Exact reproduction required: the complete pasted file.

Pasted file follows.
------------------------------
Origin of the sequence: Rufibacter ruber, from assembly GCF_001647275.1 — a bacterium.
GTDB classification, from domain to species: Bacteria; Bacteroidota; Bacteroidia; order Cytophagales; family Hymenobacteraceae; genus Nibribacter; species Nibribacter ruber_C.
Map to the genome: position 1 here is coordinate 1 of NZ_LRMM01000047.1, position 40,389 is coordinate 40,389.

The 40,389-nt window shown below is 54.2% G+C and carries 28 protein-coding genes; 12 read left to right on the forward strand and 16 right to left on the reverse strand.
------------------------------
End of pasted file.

Origin of the sequence: Rufibacter ruber, from assembly GCF_001647275.1 — a bacterium.
GTDB classification, from domain to species: Bacteria; Bacteroidota; Bacteroidia; order Cytophagales; family Hymenobacteraceae; genus Nibribacter; species Nibribacter ruber_C.
Map to the genome: position 1 here is coordinate 1 of NZ_LRMM01000047.1, position 40,389 is coordinate 40,389.

The 40,389-nt window shown below is 54.2% G+C and carries 28 protein-coding genes; 12 read left to right on the forward strand and 16 right to left on the reverse strand.